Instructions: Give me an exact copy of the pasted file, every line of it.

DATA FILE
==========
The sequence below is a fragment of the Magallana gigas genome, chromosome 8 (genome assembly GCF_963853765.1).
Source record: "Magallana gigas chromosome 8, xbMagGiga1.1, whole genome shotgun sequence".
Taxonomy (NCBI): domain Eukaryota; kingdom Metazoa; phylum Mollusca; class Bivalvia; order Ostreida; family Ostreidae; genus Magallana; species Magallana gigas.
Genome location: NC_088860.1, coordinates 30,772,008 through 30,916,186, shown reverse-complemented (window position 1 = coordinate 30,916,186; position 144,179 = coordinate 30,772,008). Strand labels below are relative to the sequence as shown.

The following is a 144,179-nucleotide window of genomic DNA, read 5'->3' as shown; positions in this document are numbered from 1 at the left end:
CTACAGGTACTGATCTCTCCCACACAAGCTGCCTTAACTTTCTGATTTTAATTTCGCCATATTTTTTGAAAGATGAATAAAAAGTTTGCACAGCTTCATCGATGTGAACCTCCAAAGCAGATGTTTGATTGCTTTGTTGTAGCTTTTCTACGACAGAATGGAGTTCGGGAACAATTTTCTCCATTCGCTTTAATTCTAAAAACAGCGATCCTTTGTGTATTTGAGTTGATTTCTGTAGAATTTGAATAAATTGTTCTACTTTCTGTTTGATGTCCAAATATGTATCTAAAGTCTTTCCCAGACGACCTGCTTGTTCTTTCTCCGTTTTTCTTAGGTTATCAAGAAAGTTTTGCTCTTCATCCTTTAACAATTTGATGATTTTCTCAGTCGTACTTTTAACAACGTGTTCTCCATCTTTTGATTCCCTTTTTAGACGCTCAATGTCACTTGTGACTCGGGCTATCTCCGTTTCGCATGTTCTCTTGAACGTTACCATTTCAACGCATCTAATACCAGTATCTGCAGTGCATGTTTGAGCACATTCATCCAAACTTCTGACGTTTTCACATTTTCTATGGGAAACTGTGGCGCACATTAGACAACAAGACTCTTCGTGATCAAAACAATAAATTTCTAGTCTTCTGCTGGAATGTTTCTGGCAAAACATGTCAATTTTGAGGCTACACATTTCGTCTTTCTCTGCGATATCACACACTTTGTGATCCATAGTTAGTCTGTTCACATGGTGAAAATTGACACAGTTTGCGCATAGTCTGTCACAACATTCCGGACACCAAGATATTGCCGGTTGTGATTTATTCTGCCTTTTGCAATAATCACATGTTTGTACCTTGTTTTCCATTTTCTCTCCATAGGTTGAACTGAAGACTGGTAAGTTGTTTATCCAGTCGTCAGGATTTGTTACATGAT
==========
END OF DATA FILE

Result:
The sequence below is a fragment of the Magallana gigas genome, chromosome 8 (genome assembly GCF_963853765.1).
Source record: "Magallana gigas chromosome 8, xbMagGiga1.1, whole genome shotgun sequence".
Taxonomy (NCBI): domain Eukaryota; kingdom Metazoa; phylum Mollusca; class Bivalvia; order Ostreida; family Ostreidae; genus Magallana; species Magallana gigas.
Genome location: NC_088860.1, coordinates 30,772,008 through 30,916,186, shown reverse-complemented (window position 1 = coordinate 30,916,186; position 144,179 = coordinate 30,772,008). Strand labels below are relative to the sequence as shown.

The following is a 144,179-nucleotide window of genomic DNA, read 5'->3' as shown; positions in this document are numbered from 1 at the left end:
CTACAGGTACTGATCTCTCCCACACAAGCTGCCTTAACTTTCTGATTTTAATTTCGCCATATTTTTTGAAAGATGAATAAAAAGTTTGCACAGCTTCATCGATGTGAACCTCCAAAGCAGATGTTTGATTGCTTTGTTGTAGCTTTTCTACGACAGAATGGAGTTCGGGAACAATTTTCTCCATTCGCTTTAATTCTAAAAACAGCGATCCTTTGTGTATTTGAGTTGATTTCTGTAGAATTTGAATAAATTGTTCTACTTTCTGTTTGATGTCCAAATATGTATCTAAAGTCTTTCCCAGACGACCTGCTTGTTCTTTCTCCGTTTTTCTTAGGTTATCAAGAAAGTTTTGCTCTTCATCCTTTAACAATTTGATGATTTTCTCAGTCGTACTTTTAACAACGTGTTCTCCATCTTTTGATTCCCTTTTTAGACGCTCAATGTCACTTGTGACTCGGGCTATCTCCGTTTCGCATGTTCTCTTGAACGTTACCATTTCAACGCATCTAATACCAGTATCTGCAGTGCATGTTTGAGCACATTCATCCAAACTTCTGACGTTTTCACATTTTCTATGGGAAACTGTGGCGCACATTAGACAACAAGACTCTTCGTGATCAAAACAATAAATTTCTAGTCTTCTGCTGGAATGTTTCTGGCAAAACATGTCAATTTTGAGGCTACACATTTCGTCTTTCTCTGCGATATCACACACTTTGTGATCCATAGTTAGTCTGTTCACATGGTGAAAATTGACACAGTTTGCGCATAGTCTGTCACAACATTCCGGACACCAAGATATTGCCGGTTGTGATTTATTCTGCCTTTTGCAATAATCACATGTTTGTACCTTGTTTTCCATTTTCTCTCCATAGGTTGAACTGAAGACTGGTAAGTTGTTTATCCAGTCGTCAGGATTTGTTACATGAT